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are giving people fewer reasons to come here,” Black said. Te campsites have been closed since June 2010, when heavy rains swelled the Little Missouri and Caddo rivers. Campsites in the Albert Pike Recreational Area in the Ouachita National Forest were flooded. Afterward, federal agencies re-evaluated the placement of their campgrounds and discovered that almost all of them were lo- cated in a flood plain. “I understand the reasoning for not wanting to locate them there because of the danger issue, but on the other hand, that’s where people want to camp is next to a stream,” Black said. “What I tried to get across to them, but it seems to be falling on deaf ears, is if you’re going to close these areas to recreation or to overnight camp- ing, build us another one somewhere. But they’re having financial problems just like the counties are.” Black said that from a financial standpoint 2014 has been the

“toughest” year for Montgomery County. “We’re kind of just a little on edge. Financially speaking, we’re

Judge Alvin Black points out his mother, Essie Black, in a photo- graph of Montgomery County county/circuit clerks that hangs on the wall in the courthouse hallway. His father, Bill Black, also served as county/circuit clerk and is featured in the photo collage.

“So it becomes a very erratic payment,” Black said. “It could vary

hundreds of thousands of dollars from one year to the next, so it makes it almost impossible to budget because you don’t know how much you are getting.” Te more immediate problem, though, is that Montgomery County has not yet received all of its 2013 allocation. “Tere’s some set-aside money — money that is set aside for spe-

cial projects — that we haven’t gotten yet,” Black said. Tese special projects must be approved by a Resource Advisory Committee. “Until they . . . go over these projects, then even though we’ve been allocated the money, we can’t have it,” Black said. “It’s frustrat- ing because I had three people employed with this money, and I had to lay them off back in February.” After several delays, the committee finally met July 15 and ap-

proved two special projects Black had requested: funding the coun- ty’s Recreation Area Maintenance Program through 2015 — thereby putting the three laid-off employees back to work — and extending for another two miles the chip and seal surface on Logan Gap Road. Te three recreation employees are charged with maintaining the campsites and recreation sites throughout the county, but the Na- tional Forest Service has closed virtually all of its recreation areas to overnight camping due to a flash flood that killed 20 people — many of them children — four years ago.

nue generated when visitors buy groceries, gasoline and other items. “We were taking care of probably a dozen recreation sites around the county, and with them closing them to overnight camping, they

R 36

ecreation is Montgomery County’s largest industry, but campground closures have begun putting a dent in the reve-

better off than a lot of counties our size, and I think that’s largely due to our being very conservative with our revenue projections,” he said. “We haven’t had a reduction in revenue projections since 2004, but we’re getting pretty close to having another one.” A U.S. Fish and Wildlife Service (FWS) proposal to designate a 13.6-mile section of the Ouachita River from the bridge at Sims to the bridge at Oden as a critical habitat for the Neosho Mucket and Rabbitsfoot Mussel compounds the financial challenges facing Montgomery County. “It’s not a large section, but one of the few big businesses we have left in the county is Camp Ozark, and they are on that section of the river,” Black said. “I want to keep the little bit of economic base left in our county. We lost a shoe factory last year, and that was about 80 jobs that we lost.” Camp Ozark is a Christian summer camp that Black says brings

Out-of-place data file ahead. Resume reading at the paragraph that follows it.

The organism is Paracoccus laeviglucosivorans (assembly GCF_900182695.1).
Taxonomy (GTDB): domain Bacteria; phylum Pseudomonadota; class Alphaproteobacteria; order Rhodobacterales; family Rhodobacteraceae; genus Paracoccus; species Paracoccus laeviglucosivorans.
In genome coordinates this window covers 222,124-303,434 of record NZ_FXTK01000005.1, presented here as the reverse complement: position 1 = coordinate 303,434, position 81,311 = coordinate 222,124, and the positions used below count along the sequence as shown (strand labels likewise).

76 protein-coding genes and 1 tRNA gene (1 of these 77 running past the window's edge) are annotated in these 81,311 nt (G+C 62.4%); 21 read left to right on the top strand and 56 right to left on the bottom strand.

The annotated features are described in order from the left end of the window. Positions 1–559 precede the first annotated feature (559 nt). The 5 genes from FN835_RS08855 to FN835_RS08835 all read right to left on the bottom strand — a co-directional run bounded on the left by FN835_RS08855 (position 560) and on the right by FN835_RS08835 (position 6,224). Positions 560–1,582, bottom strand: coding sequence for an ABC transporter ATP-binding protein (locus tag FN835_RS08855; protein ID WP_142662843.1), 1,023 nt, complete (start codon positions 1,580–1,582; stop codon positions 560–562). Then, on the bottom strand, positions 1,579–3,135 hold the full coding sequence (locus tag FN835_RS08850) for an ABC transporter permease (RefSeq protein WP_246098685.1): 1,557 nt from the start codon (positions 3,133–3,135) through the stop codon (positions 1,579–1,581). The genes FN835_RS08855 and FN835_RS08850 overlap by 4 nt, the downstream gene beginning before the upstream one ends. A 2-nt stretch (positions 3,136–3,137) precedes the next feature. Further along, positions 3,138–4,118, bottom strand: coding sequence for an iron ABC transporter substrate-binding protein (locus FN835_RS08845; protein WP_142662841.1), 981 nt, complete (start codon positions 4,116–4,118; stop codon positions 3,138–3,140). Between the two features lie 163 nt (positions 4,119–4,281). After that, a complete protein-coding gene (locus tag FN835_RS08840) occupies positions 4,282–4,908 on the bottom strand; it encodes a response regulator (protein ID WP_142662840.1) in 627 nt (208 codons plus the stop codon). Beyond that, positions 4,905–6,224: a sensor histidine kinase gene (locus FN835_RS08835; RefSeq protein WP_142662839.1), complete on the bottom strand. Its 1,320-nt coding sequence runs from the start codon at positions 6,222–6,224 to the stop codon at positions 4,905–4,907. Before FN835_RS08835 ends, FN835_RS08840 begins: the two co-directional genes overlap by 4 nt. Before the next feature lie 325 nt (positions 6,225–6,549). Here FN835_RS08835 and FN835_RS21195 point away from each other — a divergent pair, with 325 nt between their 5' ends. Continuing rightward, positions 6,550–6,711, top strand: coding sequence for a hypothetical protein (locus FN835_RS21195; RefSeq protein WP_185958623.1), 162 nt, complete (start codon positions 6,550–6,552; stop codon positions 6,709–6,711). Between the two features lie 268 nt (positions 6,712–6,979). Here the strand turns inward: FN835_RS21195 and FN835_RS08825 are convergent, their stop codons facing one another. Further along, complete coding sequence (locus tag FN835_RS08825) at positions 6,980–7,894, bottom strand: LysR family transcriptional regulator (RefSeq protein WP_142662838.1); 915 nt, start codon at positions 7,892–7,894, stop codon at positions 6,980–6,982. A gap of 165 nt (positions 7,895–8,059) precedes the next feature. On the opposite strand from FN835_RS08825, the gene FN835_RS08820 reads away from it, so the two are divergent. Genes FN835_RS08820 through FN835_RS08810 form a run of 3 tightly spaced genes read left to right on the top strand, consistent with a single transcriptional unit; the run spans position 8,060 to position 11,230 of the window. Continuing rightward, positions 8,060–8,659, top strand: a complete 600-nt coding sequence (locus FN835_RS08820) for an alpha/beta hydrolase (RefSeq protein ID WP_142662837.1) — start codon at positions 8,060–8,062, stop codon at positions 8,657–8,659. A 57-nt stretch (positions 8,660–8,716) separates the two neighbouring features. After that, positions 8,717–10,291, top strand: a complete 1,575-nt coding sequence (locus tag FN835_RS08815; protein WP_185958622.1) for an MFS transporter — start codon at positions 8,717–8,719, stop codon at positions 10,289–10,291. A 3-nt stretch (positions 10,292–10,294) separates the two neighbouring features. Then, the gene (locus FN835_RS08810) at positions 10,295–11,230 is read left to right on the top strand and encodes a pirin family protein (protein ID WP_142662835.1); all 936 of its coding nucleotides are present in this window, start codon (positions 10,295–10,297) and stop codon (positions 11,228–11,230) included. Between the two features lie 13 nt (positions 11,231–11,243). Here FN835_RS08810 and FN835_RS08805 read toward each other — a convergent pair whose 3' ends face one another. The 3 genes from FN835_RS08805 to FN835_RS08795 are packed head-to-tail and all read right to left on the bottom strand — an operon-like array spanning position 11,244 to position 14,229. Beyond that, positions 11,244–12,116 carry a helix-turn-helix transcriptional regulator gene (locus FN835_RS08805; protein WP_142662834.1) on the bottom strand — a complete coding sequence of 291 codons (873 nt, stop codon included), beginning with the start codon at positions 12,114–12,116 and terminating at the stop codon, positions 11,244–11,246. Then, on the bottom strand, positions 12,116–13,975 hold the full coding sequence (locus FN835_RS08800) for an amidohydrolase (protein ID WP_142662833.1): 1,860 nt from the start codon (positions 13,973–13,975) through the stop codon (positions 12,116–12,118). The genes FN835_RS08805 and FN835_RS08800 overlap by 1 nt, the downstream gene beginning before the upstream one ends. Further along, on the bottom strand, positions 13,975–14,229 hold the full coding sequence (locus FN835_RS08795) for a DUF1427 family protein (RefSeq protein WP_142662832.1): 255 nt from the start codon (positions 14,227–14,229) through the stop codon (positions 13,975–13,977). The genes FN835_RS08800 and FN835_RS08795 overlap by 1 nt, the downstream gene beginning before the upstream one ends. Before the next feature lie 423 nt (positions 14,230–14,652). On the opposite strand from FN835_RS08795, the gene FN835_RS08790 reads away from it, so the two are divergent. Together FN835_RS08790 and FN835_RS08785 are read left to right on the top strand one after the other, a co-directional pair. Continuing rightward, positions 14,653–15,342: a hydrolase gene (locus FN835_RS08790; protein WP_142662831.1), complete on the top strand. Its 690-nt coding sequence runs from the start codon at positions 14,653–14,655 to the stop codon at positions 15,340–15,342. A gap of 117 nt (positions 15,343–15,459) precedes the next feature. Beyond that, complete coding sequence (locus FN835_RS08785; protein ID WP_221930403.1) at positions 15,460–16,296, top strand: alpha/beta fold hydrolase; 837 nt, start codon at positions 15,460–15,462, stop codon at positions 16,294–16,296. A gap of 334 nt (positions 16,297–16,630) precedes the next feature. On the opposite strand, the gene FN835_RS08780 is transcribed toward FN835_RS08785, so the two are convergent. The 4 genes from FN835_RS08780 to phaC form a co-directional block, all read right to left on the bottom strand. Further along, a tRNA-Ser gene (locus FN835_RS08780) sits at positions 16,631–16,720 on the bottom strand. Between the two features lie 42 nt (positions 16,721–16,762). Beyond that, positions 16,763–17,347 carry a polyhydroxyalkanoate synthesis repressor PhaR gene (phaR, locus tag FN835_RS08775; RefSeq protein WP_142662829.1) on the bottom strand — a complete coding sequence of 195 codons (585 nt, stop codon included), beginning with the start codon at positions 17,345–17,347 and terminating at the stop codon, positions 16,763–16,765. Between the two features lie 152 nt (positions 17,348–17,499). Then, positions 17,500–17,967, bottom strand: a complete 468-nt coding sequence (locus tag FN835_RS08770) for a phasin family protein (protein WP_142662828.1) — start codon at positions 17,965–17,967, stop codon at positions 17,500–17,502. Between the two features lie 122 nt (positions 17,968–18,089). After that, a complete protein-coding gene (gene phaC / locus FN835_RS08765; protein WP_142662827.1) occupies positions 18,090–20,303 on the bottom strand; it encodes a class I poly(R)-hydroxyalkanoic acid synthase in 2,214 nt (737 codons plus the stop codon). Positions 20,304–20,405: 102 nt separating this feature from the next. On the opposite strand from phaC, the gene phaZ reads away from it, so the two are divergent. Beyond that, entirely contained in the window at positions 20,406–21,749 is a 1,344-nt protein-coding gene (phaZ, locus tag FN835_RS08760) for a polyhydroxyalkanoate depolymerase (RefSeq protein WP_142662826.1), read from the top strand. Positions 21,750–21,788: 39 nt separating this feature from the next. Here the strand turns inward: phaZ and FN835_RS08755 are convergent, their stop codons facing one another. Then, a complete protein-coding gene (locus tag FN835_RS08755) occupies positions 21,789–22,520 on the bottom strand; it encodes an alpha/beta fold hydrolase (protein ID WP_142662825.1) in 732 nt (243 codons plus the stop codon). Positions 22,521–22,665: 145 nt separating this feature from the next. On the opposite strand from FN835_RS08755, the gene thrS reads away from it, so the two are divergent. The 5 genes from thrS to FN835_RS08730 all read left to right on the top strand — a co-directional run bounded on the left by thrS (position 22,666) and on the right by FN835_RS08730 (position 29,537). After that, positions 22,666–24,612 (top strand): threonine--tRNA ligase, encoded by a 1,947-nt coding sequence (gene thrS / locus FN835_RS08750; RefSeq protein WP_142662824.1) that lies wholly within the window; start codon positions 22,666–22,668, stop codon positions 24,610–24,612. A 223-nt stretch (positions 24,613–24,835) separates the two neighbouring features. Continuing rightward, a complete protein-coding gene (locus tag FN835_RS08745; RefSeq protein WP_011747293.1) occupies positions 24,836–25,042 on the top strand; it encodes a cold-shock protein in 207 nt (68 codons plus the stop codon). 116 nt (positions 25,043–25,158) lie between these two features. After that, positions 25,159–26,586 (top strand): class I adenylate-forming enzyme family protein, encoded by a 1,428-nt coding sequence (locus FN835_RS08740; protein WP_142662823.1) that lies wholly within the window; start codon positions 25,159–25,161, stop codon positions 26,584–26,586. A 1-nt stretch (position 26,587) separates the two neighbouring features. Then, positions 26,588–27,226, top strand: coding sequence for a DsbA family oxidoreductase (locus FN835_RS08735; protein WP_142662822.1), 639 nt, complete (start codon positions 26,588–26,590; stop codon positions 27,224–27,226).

“several million dollars a year to Montgomery County.” A critical habitat designation along the portion of the river where Camp Ozark operates might force the camp to consider doing business elsewhere, “and we don’t want them to do business” elsewhere, Black said. But under new rules proposed by FWS last year — and opposed

by Arkansas legislators in Washington, D.C. — FWS would not have to consider the economic impact such designations would have on local communities. It would only have to consider the cost to the federal government. “In fact, they say there is no local impact, but we know that just isn’t true,” Black said.

en houses. He remembers feeding and watering the chickens after school and on weekends when he was young. His mother, Essie Black, died in 1986, and his father, Bill Black, is


96 years old now. Te cattle and chickens have long since been sold. Most of the brothers have moved back home, with the exception of one who is a missionary in Turkey. Black graduated from Mount Ida High School in 1975, and then earned a degree in forestry from the University of Arkansas


lack and his five brothers grew up on a 400-acre farm in Mount Ida, where his parents raised cattle and had chick-

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